Review Round-up: and breathe..., Almeida Theatre

   and breathe...  

Almeida Theatre. 

Press night: 21 June. 

Centring on the loss of a beloved matriarch, and breathe... explores family relationships, bonding and culture. This deeply personal and poetic play tackles the unspoken, between what we leave unsaid to protect each other and how we internalise the world.

Yomi Ṣode is a Nigerian British writer, performer, and facilitator. He is a recipient of the Jerwood Compton Poetry fellowship 2019 and was recently shortlisted for the Brunel International African Poetry Prize 2021. He has read his work internationally at various festivals and performed his debut solo show (COAT) to sold-out audiences. His debut poetry collection, Manorism will be published in spring 2022 by Penguin Press.

This World Premiere production will be performed by actor David Jonsson (BBC2’s Industry) who was due to star in “Daddy” A Melodrama at the Almeida last year, and is directed by the Olivier Award-winning director Miranda Cromwell (Young Vic’s Death of a Salesman). Featuring music composed and performed live by Femi Temowo.

Jonsson plays Junior, a father in his early thirties (Photo: Marc Brenner)

Critic Reviews:

 The Guardian  

Expertly directed by Miranda Cromwell, it never once feels lethargic, though it has pools of stillness weighted with heavy emotion. Jonsson does not rush through these, nor indulge in them, but times them to a perfect pitch so that his story is about the bewilderment of grief but also the depth of love between these two men, and delivered without sentimentality.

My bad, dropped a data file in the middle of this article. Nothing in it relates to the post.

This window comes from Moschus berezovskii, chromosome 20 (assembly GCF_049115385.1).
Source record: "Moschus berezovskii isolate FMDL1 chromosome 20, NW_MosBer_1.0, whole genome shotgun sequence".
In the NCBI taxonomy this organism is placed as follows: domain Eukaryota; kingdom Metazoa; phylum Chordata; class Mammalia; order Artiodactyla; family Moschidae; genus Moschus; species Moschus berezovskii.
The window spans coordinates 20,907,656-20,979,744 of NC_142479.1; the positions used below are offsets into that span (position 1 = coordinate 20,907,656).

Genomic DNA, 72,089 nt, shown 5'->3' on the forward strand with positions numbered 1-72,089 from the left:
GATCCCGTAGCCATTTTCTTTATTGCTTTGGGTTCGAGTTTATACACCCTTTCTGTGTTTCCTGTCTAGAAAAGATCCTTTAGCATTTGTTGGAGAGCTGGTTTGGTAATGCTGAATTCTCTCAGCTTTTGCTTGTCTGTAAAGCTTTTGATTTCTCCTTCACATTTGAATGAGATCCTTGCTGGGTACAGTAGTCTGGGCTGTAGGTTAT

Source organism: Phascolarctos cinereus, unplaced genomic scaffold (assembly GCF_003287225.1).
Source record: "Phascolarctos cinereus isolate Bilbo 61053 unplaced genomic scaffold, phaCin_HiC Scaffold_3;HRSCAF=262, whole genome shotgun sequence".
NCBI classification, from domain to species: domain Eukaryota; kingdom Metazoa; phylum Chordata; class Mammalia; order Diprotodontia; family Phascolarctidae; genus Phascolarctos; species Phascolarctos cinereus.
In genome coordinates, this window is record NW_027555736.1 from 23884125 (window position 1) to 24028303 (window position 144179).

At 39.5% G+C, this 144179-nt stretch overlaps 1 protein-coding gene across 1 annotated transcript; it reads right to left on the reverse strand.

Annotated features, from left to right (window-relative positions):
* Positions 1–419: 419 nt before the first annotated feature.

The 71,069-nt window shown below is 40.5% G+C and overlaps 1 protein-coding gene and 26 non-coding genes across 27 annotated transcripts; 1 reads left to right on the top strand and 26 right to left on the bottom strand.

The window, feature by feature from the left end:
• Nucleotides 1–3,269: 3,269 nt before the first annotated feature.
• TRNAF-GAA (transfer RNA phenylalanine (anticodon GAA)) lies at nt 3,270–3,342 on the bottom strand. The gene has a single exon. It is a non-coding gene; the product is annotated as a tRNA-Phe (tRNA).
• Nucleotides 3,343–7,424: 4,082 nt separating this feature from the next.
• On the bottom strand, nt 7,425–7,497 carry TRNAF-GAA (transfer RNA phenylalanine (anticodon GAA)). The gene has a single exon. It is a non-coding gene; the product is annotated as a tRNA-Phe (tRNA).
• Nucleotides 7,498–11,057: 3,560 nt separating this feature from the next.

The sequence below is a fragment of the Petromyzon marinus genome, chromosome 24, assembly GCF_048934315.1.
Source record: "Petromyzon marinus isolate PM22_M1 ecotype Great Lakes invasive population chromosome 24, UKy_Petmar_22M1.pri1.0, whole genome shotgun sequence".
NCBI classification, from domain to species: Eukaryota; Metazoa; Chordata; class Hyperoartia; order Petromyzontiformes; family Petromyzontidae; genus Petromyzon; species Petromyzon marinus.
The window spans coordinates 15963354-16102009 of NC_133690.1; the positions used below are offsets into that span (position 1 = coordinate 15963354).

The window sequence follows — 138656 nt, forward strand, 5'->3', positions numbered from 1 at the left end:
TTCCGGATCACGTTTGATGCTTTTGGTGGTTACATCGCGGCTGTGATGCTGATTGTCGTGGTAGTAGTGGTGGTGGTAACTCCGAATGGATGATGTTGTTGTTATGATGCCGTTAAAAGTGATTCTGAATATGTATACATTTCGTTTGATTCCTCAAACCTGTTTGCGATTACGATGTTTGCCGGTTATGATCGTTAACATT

The Times (paywall) 

It’s a shame the words didn’t always have a chance to breathe. Only an hour long, the piece that marks the Almeida’s return to live performances is a tantalising hybrid, a sequence of poetry by the young British-Nigerian writer Yomi Sode, recited by the actor David Jonsson while the musician Femi Temowo, sitting behind him on the stage, unfurls vamps and riffs that feed off the rhythms of the verse.

The Telegraph (paywall) 

Sode’s poetry is bound up in the specificity of black experience – the clash between Yoruba culture and the West, the performative nature of black masculinity – but it also reaches beyond that in its search for the language of grief. Admittedly, despite its subject, the piece isn’t particularly dramatic: in lesser hands you can imagine it working more effectively on the page than on the stage. It’s a small, even low-key piece – and yet, thanks to Jonsson, it’s also pretty special.


Jonsson is taut, wry and tender, his body contracting as if the agony is visceral, then reassuming the carefully controlled shape he has learnt to present to the world. He handles each syllable of Sode’s poetry with limpid precision. It’s crystalline – and shattering.


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